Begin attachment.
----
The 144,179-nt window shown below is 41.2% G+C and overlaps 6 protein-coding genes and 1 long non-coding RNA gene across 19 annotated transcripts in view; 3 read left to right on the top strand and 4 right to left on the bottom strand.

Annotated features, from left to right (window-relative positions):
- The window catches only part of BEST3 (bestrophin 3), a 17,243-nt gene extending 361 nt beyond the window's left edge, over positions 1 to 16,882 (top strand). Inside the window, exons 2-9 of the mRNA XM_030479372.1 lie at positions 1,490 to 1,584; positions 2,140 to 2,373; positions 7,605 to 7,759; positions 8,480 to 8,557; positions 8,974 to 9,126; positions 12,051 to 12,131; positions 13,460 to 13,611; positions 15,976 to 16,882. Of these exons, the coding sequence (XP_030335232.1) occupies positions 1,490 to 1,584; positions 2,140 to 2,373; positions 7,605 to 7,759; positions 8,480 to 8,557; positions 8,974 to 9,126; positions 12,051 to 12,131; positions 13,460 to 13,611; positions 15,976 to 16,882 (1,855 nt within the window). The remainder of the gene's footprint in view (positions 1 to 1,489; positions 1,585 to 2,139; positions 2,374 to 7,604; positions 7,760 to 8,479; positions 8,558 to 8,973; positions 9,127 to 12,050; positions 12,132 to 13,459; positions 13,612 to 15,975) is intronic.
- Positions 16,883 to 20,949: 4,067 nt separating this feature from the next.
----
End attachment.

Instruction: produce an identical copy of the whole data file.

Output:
The 144,179-nt window shown below is 41.2% G+C and overlaps 6 protein-coding genes and 1 long non-coding RNA gene across 19 annotated transcripts in view; 3 read left to right on the top strand and 4 right to left on the bottom strand.

Annotated features, from left to right (window-relative positions):
- The window catches only part of BEST3 (bestrophin 3), a 17,243-nt gene extending 361 nt beyond the window's left edge, over positions 1 to 16,882 (top strand). Inside the window, exons 2-9 of the mRNA XM_030479372.1 lie at positions 1,490 to 1,584; positions 2,140 to 2,373; positions 7,605 to 7,759; positions 8,480 to 8,557; positions 8,974 to 9,126; positions 12,051 to 12,131; positions 13,460 to 13,611; positions 15,976 to 16,882. Of these exons, the coding sequence (XP_030335232.1) occupies positions 1,490 to 1,584; positions 2,140 to 2,373; positions 7,605 to 7,759; positions 8,480 to 8,557; positions 8,974 to 9,126; positions 12,051 to 12,131; positions 13,460 to 13,611; positions 15,976 to 16,882 (1,855 nt within the window). The remainder of the gene's footprint in view (positions 1 to 1,489; positions 1,585 to 2,139; positions 2,374 to 7,604; positions 7,760 to 8,479; positions 8,558 to 8,973; positions 9,127 to 12,050; positions 12,132 to 13,459; positions 13,612 to 15,975) is intronic.
- Positions 16,883 to 20,949: 4,067 nt separating this feature from the next.